These days, healthcare professionals would have heard the acronyms, “IPE” and “IPCP” being mentioned with increasing frequency. But do we really know what IPE and IPCP mean, and how can they impact patient care? The SingHealth Duke-NUS IPCP Taskforce breaks down these two buzzwords, explaining why collaborative practice in healthcare is essential and how education can play a part.

What? How? Why?

First off, we look at what Interprofessional Education (IPE) and Interprofessional Collaborative Practice (IPCP) are: two distinct but inter-related concepts; one of which serves as the means to the end.

  • IPE refers to the process by which two or more healthcare professions learn with, from and about one another in order to achieve IPCP. 
  • IPCP refers to the delivery of patient care by multiple healthcare professionals working effectively together as a team.

IPCP is critical for tomorrow’s (and today’s) healthcare as patient care grows increasingly complex, requiring the expertise and knowledge of an interprofessional healthcare team. Advancements in healthcare also necessitate different healthcare professionals bringing their specific expertise to the table, so as to tailor and contextualise care to each individual patient.   


Is It Really That Straightforward?

One might assume that IPE would automatically result in IPCP. In reality, IPCP is influenced by multiple factors – not all of which are even fully understood to this day. Research and scholarly enquiry continue to reveal what facilitates or inhibits IPCP and suggest possible measures to optimise IPCP in a healthcare setting. This reminds us that IPCP is not easy to attain.

If IPCP is a jigsaw puzzle, then IPE forms one of the pieces of this complicated puzzle – and a key one at that. Through IPE and the use of frameworks, we can equip individuals and teams with skills essential to foster IPCP. These include care models, competency frameworks, pedagogy, patient safety and quality improvement, and systems thinking. Most importantly, IPE develops a deeper understanding among the different professions of one anothers’ roles, expertise and skills, and translates that to better collaborative patient care.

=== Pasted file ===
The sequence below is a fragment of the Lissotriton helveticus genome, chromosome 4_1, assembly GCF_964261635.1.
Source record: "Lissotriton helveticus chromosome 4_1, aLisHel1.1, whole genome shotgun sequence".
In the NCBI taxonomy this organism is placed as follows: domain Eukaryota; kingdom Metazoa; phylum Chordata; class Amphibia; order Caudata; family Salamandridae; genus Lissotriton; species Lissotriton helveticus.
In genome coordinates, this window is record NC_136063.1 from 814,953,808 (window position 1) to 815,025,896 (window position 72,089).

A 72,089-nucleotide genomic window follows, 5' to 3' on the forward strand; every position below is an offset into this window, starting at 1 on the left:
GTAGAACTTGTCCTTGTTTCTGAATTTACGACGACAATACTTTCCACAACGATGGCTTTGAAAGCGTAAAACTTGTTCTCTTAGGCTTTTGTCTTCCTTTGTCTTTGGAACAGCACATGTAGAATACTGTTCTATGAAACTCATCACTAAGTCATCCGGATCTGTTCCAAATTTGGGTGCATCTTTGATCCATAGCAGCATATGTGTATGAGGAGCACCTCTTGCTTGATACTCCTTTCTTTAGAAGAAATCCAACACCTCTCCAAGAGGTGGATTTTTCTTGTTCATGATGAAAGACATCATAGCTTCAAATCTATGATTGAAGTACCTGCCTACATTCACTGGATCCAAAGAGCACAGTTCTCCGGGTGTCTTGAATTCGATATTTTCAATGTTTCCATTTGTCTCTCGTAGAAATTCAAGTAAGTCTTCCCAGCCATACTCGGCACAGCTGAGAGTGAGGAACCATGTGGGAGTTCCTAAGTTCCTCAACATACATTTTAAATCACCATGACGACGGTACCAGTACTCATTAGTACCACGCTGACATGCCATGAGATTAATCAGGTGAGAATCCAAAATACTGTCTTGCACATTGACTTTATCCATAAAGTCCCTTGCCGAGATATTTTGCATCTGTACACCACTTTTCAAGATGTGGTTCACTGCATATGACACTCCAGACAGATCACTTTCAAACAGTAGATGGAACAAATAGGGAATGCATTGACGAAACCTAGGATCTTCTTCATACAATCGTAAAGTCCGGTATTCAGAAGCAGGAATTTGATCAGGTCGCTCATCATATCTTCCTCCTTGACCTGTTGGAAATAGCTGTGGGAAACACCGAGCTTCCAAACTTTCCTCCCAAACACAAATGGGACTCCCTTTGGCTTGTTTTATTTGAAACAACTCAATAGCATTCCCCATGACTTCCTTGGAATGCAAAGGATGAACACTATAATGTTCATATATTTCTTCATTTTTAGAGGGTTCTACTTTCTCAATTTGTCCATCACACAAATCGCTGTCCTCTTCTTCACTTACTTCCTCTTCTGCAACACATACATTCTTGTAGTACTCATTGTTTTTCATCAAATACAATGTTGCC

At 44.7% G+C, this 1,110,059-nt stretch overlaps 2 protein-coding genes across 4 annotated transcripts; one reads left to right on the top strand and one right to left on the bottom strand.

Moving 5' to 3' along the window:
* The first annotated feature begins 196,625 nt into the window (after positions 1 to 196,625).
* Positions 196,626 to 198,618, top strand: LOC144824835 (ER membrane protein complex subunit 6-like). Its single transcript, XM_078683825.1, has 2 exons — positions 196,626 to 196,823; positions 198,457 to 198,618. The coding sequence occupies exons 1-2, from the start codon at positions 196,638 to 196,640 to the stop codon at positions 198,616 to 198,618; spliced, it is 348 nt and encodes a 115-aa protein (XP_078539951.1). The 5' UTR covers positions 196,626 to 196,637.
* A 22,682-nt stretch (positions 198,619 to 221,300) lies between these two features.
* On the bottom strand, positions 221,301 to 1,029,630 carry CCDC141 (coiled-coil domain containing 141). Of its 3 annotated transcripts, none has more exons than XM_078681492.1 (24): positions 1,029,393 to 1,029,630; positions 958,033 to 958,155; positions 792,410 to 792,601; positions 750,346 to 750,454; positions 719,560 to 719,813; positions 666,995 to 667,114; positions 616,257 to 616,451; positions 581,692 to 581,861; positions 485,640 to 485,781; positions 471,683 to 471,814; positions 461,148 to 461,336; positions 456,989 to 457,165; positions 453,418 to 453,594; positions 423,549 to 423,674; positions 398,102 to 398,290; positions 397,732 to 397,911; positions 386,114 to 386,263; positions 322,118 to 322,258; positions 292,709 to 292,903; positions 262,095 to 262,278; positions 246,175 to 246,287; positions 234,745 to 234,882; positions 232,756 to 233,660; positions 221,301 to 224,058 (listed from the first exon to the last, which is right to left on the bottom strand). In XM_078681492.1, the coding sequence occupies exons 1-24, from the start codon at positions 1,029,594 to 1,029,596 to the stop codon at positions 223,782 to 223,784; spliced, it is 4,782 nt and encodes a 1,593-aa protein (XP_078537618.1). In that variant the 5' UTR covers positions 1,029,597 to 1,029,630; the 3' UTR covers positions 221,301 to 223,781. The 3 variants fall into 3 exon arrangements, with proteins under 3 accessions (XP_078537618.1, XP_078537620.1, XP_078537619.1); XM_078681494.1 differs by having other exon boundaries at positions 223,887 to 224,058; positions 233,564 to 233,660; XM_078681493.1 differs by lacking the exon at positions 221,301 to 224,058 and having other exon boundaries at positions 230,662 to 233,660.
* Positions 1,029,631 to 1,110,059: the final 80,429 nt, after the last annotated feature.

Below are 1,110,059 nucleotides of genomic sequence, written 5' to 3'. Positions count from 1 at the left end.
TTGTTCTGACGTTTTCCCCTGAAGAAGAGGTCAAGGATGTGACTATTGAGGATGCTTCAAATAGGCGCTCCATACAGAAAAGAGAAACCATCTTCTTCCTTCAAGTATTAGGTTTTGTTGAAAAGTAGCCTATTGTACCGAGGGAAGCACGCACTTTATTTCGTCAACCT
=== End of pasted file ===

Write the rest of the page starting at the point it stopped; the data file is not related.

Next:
Are You Doing It Right?

We know that IPE is crucial and by all purposes, useful in fostering IPCP. But are we doing it right? In order to get the most out of IPE, we look at some misconceptions that may hinder our IPE activities:

  1. IPE needs to start early, but also continued throughout professional practice.
    Ideally, IPE should start early in the professional training of young healthcare professionals, so that there is awareness of the issues affecting collaborative practice. However, IPE efforts need to continue with practicing healthcare professionals. Education, including IPE, is a life-long process. Healthcare professionals across all seniorities need to continue to build their abilities to work collaboratively in healthcare teams so that it becomes an ingrained part of their practice.  

  2. IPE requires interaction among the different professions.
    IPE is not about simply teaching a topic with different healthcare professionals together in a physical (or virtual) location. IPE involves ‘learning with, about and from one another’, emphasising the importance of interaction through social learning and communities of practice. Elements of discussion or practice should be encouraged, facilitating active interprofessional learning.  

  3. IPE can be taught with existing frameworks, but tailored to the local context.
    The principles and elements of IPE are universal. But if we want to make it more effective, we need to contextualise the method of teaching and its application to our local clinical practice prudently. Understanding our healthcare system and aligning the goals of IPE and IPC to the priorities of the nation also makes IPE more relevant to healthcare professionals on the ground. Incorporating factors such as local time, space and manpower constraints, as well as commonly experienced communication lapses, can shape the way we carry out our IPE activities for the better.  


How Can You Get Involved in IPE?

The process of achieving IPCP will be a long journey, but one that requires the collaborative effort and teamwork of healthcare educators on the ground. Here’s how you can get involved:

  • Incorporate IPE into your teaching.
    Download the IPE 101 Toolkit here (SingHealth Infopedia) to help you get started.

  • Join the discussion!
    Brainstorm and share ideas with our IPCP Taskforce at


IPE is one of the five key strategic thrusts under the SingHealth Duke-NUS Education Masterplan (FY2021-2025) towards our relentless pursuit of education excellence.